It turned out to be a very expensive test for the sanctioning body, which eventually settled a law suit out of court for more than $500,000, according to the Associated Press, due to excluding Richmond from an event under much bad publicity for what amounted to the use of over-the-counter medications. In the interim, the physician relied on to create NASCAR's program, Dr. Forest Tennant, was discredited for poor implementation of the NFL's policy and bias in favor of star quarterbacks.
This case is revived here to underscore the difficulty sanctioning bodies have when it comes to drug use by participants.
NASCAR continues to emphasize its policy remains one of "reasonable suspicion," according to Mike Helton, the sanctioning body president. That policy did not catch up with Aaron Fike. Indicted for drug possession, Fike has confessed to using heroin on the same day while competing in the Craftsman Truck Series.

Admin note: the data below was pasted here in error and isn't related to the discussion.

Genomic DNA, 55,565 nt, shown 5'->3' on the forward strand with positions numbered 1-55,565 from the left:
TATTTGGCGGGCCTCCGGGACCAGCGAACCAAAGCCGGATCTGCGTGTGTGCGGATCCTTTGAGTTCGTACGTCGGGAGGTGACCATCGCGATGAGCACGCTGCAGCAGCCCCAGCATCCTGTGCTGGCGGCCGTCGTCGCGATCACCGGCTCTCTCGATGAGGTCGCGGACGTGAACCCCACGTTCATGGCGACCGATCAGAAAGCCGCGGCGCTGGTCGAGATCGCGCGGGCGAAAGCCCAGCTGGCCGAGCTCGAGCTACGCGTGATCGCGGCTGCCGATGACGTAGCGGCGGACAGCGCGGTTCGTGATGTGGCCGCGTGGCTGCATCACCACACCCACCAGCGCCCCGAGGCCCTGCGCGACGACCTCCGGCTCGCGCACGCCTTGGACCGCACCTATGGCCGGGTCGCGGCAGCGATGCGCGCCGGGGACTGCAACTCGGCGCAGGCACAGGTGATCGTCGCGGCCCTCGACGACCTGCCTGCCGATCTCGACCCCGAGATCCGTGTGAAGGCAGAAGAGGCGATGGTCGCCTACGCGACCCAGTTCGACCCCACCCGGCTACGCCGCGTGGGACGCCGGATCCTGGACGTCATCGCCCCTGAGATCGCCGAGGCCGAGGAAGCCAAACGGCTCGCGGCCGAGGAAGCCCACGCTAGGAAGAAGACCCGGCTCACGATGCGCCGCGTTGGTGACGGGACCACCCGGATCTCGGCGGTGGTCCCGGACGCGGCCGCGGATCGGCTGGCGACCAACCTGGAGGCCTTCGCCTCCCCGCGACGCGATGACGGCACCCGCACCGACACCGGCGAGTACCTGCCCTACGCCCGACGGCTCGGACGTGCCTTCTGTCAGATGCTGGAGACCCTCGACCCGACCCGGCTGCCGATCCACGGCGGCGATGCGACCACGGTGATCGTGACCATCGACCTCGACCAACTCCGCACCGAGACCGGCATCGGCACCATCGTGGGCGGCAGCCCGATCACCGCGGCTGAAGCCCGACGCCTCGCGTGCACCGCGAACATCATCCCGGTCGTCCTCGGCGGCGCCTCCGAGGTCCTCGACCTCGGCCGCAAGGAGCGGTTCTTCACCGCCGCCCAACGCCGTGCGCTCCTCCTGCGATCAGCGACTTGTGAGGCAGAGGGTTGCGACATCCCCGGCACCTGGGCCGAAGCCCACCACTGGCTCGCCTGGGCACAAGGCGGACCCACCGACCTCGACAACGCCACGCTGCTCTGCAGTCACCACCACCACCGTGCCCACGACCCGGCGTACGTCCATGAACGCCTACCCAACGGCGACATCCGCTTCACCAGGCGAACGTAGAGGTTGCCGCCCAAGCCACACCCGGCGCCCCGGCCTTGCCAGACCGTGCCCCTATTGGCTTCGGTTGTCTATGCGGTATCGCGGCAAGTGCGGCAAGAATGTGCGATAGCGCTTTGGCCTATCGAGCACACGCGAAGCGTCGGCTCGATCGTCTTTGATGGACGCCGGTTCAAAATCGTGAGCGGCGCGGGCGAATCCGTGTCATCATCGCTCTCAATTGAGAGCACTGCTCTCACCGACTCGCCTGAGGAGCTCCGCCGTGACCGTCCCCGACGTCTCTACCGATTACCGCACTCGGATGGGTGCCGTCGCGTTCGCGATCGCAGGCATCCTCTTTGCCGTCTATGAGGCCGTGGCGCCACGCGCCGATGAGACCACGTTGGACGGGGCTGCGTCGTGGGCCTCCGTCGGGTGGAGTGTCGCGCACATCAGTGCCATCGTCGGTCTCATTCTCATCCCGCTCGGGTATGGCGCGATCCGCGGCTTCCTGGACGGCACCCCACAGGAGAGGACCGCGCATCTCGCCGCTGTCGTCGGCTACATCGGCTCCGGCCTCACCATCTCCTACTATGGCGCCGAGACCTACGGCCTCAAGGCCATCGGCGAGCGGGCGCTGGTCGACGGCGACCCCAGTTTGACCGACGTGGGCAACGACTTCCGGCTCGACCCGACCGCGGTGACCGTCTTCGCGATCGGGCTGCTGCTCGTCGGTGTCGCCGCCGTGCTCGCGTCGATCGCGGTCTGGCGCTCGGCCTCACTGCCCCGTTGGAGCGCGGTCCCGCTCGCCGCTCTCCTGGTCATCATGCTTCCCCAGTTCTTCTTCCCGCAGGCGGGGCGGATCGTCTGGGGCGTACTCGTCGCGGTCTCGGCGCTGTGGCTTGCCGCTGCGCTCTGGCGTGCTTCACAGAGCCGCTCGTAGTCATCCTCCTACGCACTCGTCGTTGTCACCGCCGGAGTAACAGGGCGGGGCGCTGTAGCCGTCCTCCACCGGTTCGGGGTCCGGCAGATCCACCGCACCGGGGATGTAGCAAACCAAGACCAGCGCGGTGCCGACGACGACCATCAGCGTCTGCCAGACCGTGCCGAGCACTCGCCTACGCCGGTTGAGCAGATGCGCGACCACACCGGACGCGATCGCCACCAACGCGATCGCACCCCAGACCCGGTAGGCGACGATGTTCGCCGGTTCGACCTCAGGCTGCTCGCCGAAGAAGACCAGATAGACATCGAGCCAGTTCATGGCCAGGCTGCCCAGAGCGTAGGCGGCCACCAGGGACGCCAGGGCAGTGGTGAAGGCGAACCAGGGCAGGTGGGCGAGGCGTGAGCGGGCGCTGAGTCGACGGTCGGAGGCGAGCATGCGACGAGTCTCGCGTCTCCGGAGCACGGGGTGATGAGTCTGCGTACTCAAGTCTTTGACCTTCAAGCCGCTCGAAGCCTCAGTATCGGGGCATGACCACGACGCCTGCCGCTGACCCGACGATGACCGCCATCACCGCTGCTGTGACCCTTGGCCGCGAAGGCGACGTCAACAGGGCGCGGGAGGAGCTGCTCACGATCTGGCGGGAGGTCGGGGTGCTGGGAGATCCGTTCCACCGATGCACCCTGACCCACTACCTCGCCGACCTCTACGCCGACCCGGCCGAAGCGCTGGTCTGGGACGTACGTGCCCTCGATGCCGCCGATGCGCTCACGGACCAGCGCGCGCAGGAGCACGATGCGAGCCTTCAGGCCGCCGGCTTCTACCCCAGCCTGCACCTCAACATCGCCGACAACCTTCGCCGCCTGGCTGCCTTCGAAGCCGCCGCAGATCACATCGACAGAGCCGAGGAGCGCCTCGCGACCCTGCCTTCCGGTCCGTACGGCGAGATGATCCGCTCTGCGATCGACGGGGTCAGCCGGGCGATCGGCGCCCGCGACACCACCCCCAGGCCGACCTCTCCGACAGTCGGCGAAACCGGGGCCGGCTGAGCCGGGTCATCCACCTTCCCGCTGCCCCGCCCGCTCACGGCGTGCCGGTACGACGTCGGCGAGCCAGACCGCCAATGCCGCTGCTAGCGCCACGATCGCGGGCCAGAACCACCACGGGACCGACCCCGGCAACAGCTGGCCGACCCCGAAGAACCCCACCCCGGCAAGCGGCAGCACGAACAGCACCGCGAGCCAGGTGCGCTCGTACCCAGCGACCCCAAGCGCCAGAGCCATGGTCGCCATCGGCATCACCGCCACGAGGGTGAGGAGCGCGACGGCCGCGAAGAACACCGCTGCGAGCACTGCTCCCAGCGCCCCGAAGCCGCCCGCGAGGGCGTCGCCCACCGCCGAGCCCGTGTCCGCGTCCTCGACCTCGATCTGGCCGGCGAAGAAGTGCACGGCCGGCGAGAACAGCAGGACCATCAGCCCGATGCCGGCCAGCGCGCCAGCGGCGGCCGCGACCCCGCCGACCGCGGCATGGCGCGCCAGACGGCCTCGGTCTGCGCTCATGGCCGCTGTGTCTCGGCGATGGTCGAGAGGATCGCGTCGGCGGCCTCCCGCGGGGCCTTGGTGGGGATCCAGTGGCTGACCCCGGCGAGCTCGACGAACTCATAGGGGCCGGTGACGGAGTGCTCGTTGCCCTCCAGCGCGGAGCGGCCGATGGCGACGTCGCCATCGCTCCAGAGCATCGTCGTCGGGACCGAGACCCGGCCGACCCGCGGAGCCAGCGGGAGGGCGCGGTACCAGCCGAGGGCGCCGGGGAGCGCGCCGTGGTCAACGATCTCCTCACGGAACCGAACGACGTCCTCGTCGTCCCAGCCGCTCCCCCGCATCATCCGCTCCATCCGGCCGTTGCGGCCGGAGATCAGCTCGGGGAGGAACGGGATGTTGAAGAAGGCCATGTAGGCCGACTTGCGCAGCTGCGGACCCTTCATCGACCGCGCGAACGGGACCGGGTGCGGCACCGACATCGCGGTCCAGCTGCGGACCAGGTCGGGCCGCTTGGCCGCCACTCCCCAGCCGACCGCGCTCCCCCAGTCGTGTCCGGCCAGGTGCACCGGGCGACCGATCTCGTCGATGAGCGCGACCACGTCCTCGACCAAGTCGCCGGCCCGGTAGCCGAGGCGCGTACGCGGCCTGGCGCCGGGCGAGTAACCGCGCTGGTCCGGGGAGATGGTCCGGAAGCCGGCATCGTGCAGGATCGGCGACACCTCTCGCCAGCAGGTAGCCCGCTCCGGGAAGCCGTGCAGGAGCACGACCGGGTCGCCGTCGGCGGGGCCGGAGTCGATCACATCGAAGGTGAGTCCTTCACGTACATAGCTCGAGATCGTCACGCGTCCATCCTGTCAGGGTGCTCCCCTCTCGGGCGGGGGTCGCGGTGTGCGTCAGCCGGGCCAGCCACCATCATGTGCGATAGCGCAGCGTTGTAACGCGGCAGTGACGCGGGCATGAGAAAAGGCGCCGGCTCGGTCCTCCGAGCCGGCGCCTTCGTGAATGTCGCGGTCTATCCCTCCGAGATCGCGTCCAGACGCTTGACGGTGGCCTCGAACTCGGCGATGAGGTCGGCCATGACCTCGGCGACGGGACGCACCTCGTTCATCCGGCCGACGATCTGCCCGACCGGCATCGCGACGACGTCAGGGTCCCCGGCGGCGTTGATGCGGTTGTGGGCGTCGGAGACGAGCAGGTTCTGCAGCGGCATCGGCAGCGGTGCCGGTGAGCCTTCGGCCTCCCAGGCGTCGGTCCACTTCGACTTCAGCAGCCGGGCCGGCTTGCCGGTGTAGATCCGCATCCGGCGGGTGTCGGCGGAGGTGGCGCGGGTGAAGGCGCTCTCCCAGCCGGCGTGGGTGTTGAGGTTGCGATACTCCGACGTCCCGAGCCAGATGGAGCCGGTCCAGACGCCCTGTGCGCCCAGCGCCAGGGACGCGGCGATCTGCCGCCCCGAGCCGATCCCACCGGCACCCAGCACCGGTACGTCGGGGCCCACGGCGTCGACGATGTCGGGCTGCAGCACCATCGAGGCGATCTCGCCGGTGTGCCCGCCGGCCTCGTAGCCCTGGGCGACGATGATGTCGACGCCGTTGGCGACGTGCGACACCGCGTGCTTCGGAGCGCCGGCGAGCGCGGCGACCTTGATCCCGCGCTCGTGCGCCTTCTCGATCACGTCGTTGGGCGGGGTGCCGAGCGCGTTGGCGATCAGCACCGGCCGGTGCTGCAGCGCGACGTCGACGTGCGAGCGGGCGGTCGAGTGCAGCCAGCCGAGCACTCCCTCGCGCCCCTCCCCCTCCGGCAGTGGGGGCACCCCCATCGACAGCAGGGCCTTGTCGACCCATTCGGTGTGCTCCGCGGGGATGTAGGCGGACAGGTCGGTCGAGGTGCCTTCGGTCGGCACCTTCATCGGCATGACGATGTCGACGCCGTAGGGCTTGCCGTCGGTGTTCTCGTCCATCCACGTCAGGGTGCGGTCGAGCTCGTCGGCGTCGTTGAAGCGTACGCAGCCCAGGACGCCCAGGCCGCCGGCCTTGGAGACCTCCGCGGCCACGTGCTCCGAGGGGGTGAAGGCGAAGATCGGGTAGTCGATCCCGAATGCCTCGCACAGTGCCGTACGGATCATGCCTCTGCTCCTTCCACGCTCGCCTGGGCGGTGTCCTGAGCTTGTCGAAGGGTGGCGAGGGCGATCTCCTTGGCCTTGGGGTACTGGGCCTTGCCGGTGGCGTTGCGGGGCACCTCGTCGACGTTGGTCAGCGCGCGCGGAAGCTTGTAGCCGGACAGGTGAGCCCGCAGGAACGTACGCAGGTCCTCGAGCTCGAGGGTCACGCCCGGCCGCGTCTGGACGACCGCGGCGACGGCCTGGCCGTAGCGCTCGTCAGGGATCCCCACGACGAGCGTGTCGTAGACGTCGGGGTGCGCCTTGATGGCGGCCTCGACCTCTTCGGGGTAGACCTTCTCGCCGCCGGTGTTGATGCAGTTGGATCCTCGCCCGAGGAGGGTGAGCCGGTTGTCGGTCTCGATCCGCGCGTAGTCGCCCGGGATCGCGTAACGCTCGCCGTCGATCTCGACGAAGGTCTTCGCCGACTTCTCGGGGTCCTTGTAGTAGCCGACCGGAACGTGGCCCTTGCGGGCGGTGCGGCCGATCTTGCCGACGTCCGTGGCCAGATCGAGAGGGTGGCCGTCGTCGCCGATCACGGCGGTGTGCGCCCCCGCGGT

When it is working, "reasonable suspicion" operates via the rumor mill, which adds a tawdry pall to it. In other words, it may best be called a snitch policy, dependent on competitors who pass on hearsay, innuendo or perhaps reliable information to officials.
NASCAR also encourages teams to test its individual employes by commenting favorably on such policies. The teams, say NASCAR, are independent contractors with the sanctioning body and therefore have the only legal right to insist on the random testing of those under a team owner's direct employ. Obviously a team owner has much to lose when it comes to a driver's performance and relationships with sponsors, hence this encouragement from NASCAR. In effect, it's a skirting of the issue of random testing.